$1.7 Million OpenSea Hack Explained

Saturday’s phishing attack stirred up the crypto audience: 32 users of OpenSea — one of the leading NFTs marketplaces — had their NFTs stolen, which turned out for a hacker to be $1.7 million revenue.

Over the weekend, OpenSea co-founder and CEO Devin Finzer reported that a hacker tricked 32 victims into signing a “malicious order” that allowed their NFTs to be transferred to the attacker for free.

The fact is that the attack occurred just as the platform was transitioning to the new Wyvern smart contract system. Therefore, it is likely that this could have been a vulnerability for users who were victims of the attack. At this point, however, the company says the attack appears to have come from outside OpenSea.

So what happened? OneArt figured out the inner side of the issue and prepared its technical run-down for you to not fall for.

Attack run-down: points to be aware of

Source: Twitter

The phishing in detail:

  • A hacker created phishing mailing by clicking on which users signed malicious transactions;
  • Under the guise of the OpenSea marketplace, he asked to sign the transactions;
  • Inside the transaction, there was an approval for the transfer of token ownership.

Brief tech description

  1. The attacker made users sign a half-empty valid wyvern order (only target and calldata were filled in).
  2. The hacker then calls his contract with calldata and transfers calldata for all NFTs (target approved on the wyvern contract).
  3. The NFT address and transfer calldata are stored.
  4. The signed order is sent to the wyvern contract atomicMatch, which checks the validity of the order and the authenticity of the signatures on both the creator and the receiving side.
  5. As a result, having passed the verification process, the tokens ended up in the hacker’s legal (it would seem) possession.

The full in-depth description of the attack

Source: Twitter

To recap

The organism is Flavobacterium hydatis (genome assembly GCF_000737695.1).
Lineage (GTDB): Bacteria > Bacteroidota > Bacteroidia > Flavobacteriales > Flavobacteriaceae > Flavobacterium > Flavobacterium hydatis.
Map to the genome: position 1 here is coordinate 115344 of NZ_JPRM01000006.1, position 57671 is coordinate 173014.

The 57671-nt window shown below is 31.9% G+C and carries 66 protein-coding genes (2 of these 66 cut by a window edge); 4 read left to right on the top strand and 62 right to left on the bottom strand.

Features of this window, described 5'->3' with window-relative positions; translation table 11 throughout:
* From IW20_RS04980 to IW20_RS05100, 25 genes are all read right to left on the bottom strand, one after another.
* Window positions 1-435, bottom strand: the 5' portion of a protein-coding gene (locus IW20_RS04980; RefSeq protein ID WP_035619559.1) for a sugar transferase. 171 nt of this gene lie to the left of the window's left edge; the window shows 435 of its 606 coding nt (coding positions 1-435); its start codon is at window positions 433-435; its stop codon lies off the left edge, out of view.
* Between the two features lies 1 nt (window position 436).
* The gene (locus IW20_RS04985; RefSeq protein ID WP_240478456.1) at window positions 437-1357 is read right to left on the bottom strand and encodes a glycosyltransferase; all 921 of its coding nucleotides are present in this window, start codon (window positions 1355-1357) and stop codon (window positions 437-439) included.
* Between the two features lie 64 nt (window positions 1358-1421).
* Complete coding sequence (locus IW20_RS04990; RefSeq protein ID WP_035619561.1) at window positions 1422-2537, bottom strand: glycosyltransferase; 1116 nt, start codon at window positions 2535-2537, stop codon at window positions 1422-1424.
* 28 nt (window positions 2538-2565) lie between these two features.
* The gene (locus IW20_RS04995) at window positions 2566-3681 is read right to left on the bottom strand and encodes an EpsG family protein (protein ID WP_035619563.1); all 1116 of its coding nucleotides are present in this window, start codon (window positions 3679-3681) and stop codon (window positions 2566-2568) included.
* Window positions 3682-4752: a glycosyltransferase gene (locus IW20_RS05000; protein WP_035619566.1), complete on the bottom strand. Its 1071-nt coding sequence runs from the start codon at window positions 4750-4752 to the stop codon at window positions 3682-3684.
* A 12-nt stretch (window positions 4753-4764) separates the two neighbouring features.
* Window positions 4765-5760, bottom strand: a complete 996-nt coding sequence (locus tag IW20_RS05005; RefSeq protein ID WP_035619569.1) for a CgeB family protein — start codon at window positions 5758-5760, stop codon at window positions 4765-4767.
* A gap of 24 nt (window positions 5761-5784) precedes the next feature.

• The signatures were valid

All malicious orders contain valid signatures from victim users. However, none of these orders were submitted to OpenSea at signing.

  • Wyvern contract is supposed to be safer

The platform tells you that when you sign any “data-full message”, you are given a typed data payload referencing Wyvern, which can alert you that something unusual is happening.

  • OpenSea is actively helping affected users

Even though the attack appears to have been carried out from outside OpenSea, the platform’s creators are trying to help the victims.

  • Double-check what you’ve signed

Security cannot be guaranteed one hundred percent. In the crypto industry, it’s widespread to lose assets due to signing fake transactions/messages.

But there is a way out:

OneArt safety tip — check what you sign and the source of emails that come to your inbox. In case of suspicion — contact the service/platform you are using to protect your data timely.

Besides, try to follow the tips by Treasure Seeker:

Tip №1

Tip №2

Tip №3

Tip №4

Tip №5

Follow official OneArt channels to find the latest info and updates:



Get the Medium app

A button that says 'Download on the App Store', and if clicked it will lead you to the iOS App store
A button that says 'Get it on, Google Play', and if clicked it will lead you to the Google Play store